Unlimited-length FPCs are set to unlock benefits for a wide spectrum of applications
Flexible printed circuits (FPCs) are a popular choice for designers of a wide range of industrial and consumer electronic products, owing to their many benefits – including weight, space and cost savings, ruggedness and electrical performance. Traditional FPC manufacturing techniques have, however, been unable to produce FPCs more than one metre in length, restricting their use to smaller applications such as cameras, mobile phones, printers, instrument panels, control systems and medical instruments.
FPCs are available in six main types, depending on the needs of the application, but their construction is best understood by examining the single-sided FPC. This commonly used variant is a flexible laminate, made up of four individual layers, each of which contributes to the overall performance of the FPC, as shown in figure 1.
· The FPC’s mechanical properties are derived from the base substrate, a dielectric film which also acts as the insulation between the conductive tracks.
· The conductor layer consists of these conductive tracks which, as well as providing the electrical connectivity, are responsible for the electrical characteristics of the FPC.
· The adhesive layer creates a laminate by binding the conductive layer to the base substrate, and it can also be used to bind layers of laminate together in multilayer FPCs.
· The cover coat, also known as the cover lay, is applied to the surface of the FPC, giving a protective finish which protects against moisture, contamination and abrasion.
Figure 1: Basic FPC construction
The adhesive layer also helps to reduce stress during flexing, a key property of an FPC, which can be further defined according to the flex requirements of its application. A static flex application requires that the FPC is folded or bent during assembly in order to get it to fit inside a tight or difficult-to-access location. An FPC in a dynamic flex application may have to withstand constant flexing during its lifecycle, for example in a car-door hinge or printer cable.
A wide range of materials is available for each of the above four layers, and choosing the optimum material for each layer is key to ensuring that the electrical and mechanical performance requirements of the application are met.
Polyimides and polyesters are the most popular choices for the base layer, which gives the FPC its mechanical stability and also influences its thermal resistance, tear resistance, electrical characteristics and cost.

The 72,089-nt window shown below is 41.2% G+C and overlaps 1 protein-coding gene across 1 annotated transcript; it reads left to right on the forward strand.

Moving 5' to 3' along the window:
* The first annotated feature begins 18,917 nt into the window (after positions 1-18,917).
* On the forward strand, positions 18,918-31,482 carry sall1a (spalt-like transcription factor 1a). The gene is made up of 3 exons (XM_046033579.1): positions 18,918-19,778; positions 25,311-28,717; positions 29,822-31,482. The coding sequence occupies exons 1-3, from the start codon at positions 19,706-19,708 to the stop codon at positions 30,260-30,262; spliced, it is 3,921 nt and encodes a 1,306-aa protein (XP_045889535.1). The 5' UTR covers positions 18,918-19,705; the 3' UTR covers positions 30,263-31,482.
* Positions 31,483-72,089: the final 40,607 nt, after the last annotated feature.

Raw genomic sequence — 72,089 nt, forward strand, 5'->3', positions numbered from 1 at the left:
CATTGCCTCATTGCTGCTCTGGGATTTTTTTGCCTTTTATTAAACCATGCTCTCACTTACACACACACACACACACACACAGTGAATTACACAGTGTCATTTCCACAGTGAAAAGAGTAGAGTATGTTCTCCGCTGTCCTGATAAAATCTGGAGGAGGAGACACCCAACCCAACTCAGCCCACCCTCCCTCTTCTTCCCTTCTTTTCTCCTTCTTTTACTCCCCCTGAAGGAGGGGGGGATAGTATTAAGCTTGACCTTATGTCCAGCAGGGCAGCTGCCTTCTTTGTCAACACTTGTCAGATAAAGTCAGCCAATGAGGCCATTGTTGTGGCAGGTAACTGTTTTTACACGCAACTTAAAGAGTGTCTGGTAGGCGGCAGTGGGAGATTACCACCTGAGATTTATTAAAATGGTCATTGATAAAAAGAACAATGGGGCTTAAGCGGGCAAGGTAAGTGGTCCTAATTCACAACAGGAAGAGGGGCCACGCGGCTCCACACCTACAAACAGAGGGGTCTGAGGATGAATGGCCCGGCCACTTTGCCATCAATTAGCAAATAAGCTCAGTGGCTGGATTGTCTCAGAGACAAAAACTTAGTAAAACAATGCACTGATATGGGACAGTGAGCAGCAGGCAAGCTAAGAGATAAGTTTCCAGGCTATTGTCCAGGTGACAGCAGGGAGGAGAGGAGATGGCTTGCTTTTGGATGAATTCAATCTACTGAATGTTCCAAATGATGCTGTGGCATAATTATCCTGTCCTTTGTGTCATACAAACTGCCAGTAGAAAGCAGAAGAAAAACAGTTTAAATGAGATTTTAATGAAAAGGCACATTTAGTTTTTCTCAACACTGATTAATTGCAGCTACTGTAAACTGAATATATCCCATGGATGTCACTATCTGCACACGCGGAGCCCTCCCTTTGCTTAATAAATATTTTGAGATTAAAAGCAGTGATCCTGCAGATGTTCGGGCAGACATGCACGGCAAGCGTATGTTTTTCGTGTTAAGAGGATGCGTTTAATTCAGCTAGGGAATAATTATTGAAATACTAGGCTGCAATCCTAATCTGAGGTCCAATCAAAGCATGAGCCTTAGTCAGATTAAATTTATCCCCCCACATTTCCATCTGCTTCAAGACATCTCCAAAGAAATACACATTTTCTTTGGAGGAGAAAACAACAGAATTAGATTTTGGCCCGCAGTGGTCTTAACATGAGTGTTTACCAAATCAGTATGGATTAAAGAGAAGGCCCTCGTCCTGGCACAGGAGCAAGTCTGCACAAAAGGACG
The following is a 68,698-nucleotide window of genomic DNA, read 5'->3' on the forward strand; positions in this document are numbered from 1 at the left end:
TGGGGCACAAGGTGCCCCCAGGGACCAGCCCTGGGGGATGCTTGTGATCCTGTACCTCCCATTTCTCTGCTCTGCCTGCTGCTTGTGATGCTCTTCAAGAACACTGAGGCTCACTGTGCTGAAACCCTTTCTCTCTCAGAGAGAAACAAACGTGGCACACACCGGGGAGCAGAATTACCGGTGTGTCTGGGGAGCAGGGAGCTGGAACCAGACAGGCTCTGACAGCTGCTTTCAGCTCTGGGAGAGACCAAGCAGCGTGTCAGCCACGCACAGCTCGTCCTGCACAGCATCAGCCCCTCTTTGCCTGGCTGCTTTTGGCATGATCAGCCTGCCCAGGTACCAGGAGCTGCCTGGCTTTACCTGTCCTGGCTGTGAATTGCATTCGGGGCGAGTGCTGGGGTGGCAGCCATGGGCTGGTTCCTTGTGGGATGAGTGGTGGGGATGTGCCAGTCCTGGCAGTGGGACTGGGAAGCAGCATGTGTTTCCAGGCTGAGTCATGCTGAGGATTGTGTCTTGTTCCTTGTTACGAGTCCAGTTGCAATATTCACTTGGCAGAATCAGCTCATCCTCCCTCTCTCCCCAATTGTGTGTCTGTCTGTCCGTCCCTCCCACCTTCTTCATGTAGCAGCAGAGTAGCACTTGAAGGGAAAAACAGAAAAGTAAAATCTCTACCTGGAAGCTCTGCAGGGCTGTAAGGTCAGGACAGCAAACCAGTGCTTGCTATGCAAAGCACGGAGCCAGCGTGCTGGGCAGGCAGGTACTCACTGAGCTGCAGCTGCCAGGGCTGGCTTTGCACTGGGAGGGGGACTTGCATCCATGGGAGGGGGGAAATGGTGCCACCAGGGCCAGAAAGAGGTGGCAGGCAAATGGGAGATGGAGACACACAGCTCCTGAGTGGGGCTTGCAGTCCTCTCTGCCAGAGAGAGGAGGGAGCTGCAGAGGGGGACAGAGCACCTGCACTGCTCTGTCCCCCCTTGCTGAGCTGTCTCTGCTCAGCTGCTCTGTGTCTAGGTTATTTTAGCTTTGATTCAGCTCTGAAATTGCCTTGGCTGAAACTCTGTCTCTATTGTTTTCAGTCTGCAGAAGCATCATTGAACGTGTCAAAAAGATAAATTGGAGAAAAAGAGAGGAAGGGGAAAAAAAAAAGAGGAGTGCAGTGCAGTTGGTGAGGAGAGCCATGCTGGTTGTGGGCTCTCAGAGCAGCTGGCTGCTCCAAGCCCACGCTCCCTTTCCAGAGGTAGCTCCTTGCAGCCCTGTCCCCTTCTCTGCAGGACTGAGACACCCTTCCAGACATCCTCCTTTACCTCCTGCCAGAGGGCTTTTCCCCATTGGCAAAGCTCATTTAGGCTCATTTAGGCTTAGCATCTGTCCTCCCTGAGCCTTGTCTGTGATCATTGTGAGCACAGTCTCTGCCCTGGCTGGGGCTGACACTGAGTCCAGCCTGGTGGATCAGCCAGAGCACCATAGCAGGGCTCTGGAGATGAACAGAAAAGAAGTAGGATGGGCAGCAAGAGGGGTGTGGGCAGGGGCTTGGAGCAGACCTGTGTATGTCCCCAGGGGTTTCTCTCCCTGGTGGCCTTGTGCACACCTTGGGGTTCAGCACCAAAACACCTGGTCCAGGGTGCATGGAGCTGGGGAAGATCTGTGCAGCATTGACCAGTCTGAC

As well as ensuring the electrical performance of the FPC, the choice of material for the conductor layer determines its overall fatigue life, stability and mechanical performance. While copper is the most commonly used material, a range of options exist, including aluminium foils and metal mixtures such as stainless steel, beryllium-copper, phosphor-bronze, copper-nickel and nickel-chromium resistance alloys. Additionally, various printing techniques have emerged in recent years, including polymer thick-film (FTP) ink-based processes and lithography ink deposition.
Similar options exist for both the adhesive and cover lay materials, and selection of these is based on factors including cost, temperature resistance, chemical resistance and mechanical strength, as well as compatibility with the other FPC layers.
With IHT now enabling the production of FPCs of unlimited length, a whole spectrum of applications are set to benefit from their properties. In the automotive industry, for example, car makers are rising to the challenge of reducing emissions and are investing heavily in electric vehicle (EV) technology. Efficiency is key in EV design and, with weight savings critical, replacement of complex and heavy wiring harnesses represents a significant opportunity for FPCs. It has been shown that FPCs can reduce weight by up to 75% over traditional wire harnesses, making them ideal candidates not only in modern car design but also in the aerospace industry, where unlimited-length FPCs can span aircraft wings, again significantly reducing weight, enabling substantial fuel savings.
Figure 2: A 26-metre-long, multilayer flexible printed circuit for an unmanned aerial vehicle (UAV)
To find out more about the opportunities and benefits of using FPCs, contact Trackwise or consult its recently published white paper – ‘The engineer’s guide to multilayer flexible printed circuits (FPCs): technologies and applications’. This comprehensive and invaluable paper examines all aspects of FPC design.